Date Published: October 10, 2013
Publisher: Public Library of Science
Author(s): Diana K. Riner, Christine E. Ferragine, Sean K. Maynard, Stephen J. Davies, Christoph G. Grevelding.
Blood flukes of the genus Schistosoma infect over 200 million people, causing granulomatous pathology with accompanying morbidity and mortality. As a consequence of extensive host-parasite co-evolution, schistosomes exhibit a complex relationship with their hosts, in which immunological factors are intimately linked with parasite development. Schistosomes fail to develop normally in immunodeficient mice, an outcome specifically dependent on the absence of CD4+ T cells. The role of CD4+ T cells in parasite development is indirect and mediated by interaction with innate cells, as repeated toll-like receptor 4 stimulation is sufficient to restore parasite development in immunodeficient mice in the absence of CD4+ T cells. Here we show that repeated stimulation of innate immunity by an endogenous danger signal can also restore parasite development and that both these stimuli, when administered repeatedly, lead to the regulation of innate responses. Supporting a role for regulation of innate responses in parasite development, we show that regulation of inflammation by neutralizing anti-TNF antibodies also restores parasite development in immunodeficient mice. Finally, we show that administration of IL-4 to immunodeficient mice to regulate inflammation by induction of type 2 responses also restores parasite development. These findings suggest that the type 2 response driven by CD4+ T cells during pre-patent infection of immunocompetent hosts is exploited by schistosomes to complete their development to reproductively mature adult parasites.
As a result of extensive host-parasite co-evolution, helminths exploit resources within their hosts to complete their development and ensure transmission to new hosts. Indeed, most helminths are obligate parasites, requiring the intra-host environment for successful life cycle completion. However, for the most part, the precise host factors that helminths require or utilize, in terms of host cells or molecules, are poorly defined. Previously, CD4+ T cells were shown to play a fundamental role in schistosome development –, as significant impairment of parasite growth and reproductive activity occurred in mice that lack CD4+ T cells. While the precise mechanism by which CD4+ T cells mediate this effect is unclear, the mechanism is indirect, as chronic stimulation of innate immune responses with lipopolysaccharide (LPS), a toll-like receptor 4 (TLR4) agonist, during pre-patent infection was able to restore parasite development in the absence of CD4+ T cells . Thus, all the host factors necessary for schistosome development are present, or at least can be induced, independently of CD4+ T cells. However, whether the mechanisms by which CD4+ T cells and chronic LPS stimulation restore schistosome development share any common elements has remained an open question.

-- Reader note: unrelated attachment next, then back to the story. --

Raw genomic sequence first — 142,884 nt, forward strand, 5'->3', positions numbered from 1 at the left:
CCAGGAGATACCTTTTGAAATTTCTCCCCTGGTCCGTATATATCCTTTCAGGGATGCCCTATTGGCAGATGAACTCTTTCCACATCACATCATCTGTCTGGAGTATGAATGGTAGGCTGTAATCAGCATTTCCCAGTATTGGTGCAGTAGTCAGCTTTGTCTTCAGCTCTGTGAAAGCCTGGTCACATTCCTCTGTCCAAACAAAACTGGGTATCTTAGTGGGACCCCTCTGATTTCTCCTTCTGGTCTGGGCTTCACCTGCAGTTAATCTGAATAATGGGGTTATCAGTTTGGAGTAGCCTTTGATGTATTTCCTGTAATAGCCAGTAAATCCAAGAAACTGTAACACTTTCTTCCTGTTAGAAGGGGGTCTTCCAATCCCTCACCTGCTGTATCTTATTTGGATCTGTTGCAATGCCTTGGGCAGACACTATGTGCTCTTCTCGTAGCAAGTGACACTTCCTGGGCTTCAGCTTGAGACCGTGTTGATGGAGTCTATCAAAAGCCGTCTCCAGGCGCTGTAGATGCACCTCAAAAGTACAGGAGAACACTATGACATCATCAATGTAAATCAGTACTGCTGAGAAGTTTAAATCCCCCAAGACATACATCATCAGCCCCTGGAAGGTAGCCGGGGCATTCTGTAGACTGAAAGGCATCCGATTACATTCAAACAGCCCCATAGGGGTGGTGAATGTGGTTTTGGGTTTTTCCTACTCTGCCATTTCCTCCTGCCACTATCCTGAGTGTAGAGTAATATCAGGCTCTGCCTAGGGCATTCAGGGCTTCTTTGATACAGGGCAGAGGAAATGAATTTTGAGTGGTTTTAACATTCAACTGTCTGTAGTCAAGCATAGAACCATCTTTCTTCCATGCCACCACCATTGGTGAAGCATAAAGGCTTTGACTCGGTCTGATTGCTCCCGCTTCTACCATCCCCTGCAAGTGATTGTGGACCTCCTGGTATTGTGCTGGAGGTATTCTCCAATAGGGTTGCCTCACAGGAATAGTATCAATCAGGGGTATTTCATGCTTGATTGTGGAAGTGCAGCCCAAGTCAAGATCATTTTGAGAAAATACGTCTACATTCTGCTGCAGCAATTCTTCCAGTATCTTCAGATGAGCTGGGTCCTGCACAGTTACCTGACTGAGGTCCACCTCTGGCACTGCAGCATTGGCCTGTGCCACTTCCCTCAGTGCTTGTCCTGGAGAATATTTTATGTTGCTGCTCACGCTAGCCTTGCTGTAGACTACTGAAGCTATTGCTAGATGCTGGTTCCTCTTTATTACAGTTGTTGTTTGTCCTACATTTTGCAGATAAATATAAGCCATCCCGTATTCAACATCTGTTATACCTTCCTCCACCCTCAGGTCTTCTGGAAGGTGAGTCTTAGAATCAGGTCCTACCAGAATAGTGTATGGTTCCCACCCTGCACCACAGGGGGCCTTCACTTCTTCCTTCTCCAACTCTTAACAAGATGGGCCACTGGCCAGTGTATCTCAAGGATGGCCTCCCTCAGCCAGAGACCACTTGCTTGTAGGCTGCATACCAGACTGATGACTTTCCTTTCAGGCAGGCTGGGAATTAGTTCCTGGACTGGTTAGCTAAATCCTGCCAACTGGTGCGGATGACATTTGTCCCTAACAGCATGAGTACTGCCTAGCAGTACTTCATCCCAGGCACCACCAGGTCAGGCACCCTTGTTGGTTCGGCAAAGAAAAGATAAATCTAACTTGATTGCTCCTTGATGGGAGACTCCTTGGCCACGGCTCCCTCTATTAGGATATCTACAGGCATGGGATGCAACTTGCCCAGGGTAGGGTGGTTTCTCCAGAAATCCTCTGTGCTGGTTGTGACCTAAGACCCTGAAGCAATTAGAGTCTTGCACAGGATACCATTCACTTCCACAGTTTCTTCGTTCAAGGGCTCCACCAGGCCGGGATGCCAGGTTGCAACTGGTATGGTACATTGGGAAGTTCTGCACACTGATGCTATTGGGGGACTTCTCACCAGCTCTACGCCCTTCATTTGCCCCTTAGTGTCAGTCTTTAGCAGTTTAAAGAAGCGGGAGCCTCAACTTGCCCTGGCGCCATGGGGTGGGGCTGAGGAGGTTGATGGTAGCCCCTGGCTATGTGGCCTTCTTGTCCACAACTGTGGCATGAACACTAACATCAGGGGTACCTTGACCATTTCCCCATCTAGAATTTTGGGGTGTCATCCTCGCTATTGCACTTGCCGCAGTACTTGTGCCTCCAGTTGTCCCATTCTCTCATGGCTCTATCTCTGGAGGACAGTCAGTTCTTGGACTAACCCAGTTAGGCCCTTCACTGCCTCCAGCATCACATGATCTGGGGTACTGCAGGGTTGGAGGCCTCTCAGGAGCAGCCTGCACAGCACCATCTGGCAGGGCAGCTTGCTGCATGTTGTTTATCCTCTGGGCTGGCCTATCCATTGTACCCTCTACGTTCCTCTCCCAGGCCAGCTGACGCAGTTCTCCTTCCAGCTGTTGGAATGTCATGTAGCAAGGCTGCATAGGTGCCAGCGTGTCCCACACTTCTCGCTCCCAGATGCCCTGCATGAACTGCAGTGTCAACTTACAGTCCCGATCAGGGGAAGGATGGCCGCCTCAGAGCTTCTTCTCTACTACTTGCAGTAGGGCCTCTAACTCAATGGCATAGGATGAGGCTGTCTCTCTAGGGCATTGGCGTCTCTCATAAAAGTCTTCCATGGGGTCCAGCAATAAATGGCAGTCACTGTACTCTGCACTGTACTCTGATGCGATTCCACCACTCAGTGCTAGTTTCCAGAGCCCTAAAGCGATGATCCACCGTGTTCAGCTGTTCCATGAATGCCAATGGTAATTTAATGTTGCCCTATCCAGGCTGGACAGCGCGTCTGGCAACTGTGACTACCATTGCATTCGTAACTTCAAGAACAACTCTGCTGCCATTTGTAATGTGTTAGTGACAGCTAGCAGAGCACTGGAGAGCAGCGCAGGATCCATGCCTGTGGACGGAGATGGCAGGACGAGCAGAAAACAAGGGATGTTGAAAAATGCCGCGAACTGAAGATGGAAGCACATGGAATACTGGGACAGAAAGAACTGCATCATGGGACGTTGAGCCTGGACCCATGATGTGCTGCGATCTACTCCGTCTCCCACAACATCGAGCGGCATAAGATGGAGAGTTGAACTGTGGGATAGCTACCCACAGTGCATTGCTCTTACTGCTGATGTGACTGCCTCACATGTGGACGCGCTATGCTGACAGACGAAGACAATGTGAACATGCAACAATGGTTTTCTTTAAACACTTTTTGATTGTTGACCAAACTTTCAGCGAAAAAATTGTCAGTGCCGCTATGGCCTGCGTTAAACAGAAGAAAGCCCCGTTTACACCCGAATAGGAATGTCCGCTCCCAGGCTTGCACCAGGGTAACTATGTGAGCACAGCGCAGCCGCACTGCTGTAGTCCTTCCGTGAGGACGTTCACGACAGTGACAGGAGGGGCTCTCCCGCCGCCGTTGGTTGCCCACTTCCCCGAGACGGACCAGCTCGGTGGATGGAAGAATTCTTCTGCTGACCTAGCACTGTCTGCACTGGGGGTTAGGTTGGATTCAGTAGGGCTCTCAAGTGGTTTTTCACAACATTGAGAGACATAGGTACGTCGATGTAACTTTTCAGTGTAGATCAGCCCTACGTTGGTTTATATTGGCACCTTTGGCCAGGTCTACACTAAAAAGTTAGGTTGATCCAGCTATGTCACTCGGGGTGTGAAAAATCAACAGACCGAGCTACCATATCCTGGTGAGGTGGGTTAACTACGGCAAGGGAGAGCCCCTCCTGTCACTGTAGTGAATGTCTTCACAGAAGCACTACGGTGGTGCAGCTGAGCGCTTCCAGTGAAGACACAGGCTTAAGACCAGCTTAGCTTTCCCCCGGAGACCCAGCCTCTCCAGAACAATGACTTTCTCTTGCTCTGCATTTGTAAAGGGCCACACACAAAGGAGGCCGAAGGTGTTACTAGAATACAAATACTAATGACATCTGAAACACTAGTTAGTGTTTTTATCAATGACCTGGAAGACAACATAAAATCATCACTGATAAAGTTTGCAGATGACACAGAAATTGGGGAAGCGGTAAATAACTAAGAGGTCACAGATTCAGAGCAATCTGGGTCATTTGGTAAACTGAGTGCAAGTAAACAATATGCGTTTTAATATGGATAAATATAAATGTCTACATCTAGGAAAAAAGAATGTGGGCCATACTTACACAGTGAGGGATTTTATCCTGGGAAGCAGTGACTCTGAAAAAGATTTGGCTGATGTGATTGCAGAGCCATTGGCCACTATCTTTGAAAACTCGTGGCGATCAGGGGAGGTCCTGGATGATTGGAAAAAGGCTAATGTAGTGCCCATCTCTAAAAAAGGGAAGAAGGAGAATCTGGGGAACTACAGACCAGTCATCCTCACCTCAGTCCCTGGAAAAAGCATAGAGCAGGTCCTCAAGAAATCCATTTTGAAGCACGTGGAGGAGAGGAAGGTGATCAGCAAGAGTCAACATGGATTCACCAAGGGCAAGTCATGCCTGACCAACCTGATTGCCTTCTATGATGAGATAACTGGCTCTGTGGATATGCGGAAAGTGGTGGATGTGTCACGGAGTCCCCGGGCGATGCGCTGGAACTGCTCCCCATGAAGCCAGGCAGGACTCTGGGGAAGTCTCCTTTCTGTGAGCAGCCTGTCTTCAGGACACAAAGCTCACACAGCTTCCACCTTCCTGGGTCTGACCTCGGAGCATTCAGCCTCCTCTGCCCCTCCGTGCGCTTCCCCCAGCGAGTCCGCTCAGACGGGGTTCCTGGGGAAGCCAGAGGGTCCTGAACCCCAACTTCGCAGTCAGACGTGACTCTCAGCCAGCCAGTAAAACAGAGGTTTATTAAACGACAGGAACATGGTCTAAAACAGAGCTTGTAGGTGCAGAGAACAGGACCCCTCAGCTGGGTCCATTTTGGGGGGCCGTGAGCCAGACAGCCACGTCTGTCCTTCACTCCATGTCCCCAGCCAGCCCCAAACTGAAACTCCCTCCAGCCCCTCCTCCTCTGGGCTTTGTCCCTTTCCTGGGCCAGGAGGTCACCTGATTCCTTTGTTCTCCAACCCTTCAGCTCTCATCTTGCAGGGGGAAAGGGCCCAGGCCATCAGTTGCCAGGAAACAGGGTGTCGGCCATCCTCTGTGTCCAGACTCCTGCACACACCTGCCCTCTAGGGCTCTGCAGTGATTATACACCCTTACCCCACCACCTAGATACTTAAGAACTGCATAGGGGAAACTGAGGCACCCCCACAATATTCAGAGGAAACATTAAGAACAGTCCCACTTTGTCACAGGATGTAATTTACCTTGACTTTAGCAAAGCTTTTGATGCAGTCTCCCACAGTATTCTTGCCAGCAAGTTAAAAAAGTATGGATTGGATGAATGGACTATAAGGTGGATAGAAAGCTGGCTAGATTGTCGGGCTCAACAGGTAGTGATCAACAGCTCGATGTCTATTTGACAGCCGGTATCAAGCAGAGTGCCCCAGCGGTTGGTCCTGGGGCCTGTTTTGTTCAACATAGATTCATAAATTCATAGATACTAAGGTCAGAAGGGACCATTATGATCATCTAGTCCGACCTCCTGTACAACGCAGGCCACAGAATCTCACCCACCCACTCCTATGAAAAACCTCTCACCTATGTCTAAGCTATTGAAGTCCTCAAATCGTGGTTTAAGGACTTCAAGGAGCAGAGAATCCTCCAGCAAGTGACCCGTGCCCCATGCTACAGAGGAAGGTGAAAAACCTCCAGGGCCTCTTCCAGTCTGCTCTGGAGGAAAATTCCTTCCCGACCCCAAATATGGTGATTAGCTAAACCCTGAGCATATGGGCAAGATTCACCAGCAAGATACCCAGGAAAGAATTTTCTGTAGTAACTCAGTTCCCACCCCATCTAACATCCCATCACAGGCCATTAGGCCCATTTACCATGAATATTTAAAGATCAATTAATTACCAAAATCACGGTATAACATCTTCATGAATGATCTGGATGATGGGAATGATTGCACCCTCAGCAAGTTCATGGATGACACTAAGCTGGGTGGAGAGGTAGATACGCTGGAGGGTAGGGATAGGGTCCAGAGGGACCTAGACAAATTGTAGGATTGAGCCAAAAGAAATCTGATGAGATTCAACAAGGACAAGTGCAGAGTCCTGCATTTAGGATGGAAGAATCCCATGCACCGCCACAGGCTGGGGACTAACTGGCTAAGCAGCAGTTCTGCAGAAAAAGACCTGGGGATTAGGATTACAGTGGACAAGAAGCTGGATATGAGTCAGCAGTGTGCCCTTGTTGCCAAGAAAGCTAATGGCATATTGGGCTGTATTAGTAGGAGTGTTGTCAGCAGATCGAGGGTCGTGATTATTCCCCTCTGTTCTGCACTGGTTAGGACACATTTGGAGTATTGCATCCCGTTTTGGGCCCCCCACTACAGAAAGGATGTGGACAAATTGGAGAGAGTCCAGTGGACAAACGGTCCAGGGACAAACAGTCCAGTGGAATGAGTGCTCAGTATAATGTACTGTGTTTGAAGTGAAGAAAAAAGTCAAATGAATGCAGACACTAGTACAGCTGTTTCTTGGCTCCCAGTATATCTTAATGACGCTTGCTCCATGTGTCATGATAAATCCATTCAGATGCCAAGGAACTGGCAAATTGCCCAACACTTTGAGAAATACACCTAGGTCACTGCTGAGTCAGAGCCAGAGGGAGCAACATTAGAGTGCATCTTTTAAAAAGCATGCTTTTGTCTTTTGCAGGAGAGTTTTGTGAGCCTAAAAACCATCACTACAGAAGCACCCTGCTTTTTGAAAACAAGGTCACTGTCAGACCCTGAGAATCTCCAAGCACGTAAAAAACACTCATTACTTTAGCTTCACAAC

Numerous lines of evidence indicate that type 2 responses are beneficial in schistosome infection, not because these responses mediate immunity against schistosomes but because they limit potentially damaging pro-inflammatory responses. For example, in mice deficient in IL-4, IL-4 and IL-10, IL-4 and IL-13 or IL-4 receptor, decreased host survival is observed during acute schistosome infection due to excessive pro-inflammatory cytokine expression and increased liver and intestinal pathology , , , . Likewise, in schistosomiasis patients, severe disease is correlated with decreased production of type 2 cytokines and elevated levels of IFN-γ, TNF and nitric oxide . However, there is also evidence that type 2 responses ultimately benefit schistosomes, and that this benefit extends beyond the obvious relationship between extended host survival and the increased likelihood of transmission to snail intermediate hosts. For example, it has long been recognized that egress of schistosome eggs across the bowel wall is immune-dependent . Subsequent macrophage-specific ablation of IL-4R expression showed that IL-4/IL-13-responsive macrophages are specifically required for egg passage into the intestinal lumen . These observations suggest that host-parasite co-evolution has not only selected for immune responses that prolong host survival, but also for parasites that are able to take advantage of the resulting immunological milieu. The data we present here support the hypothesis that control of pro-inflammatory signals may also be intimately linked to parasite development before the onset of egg production.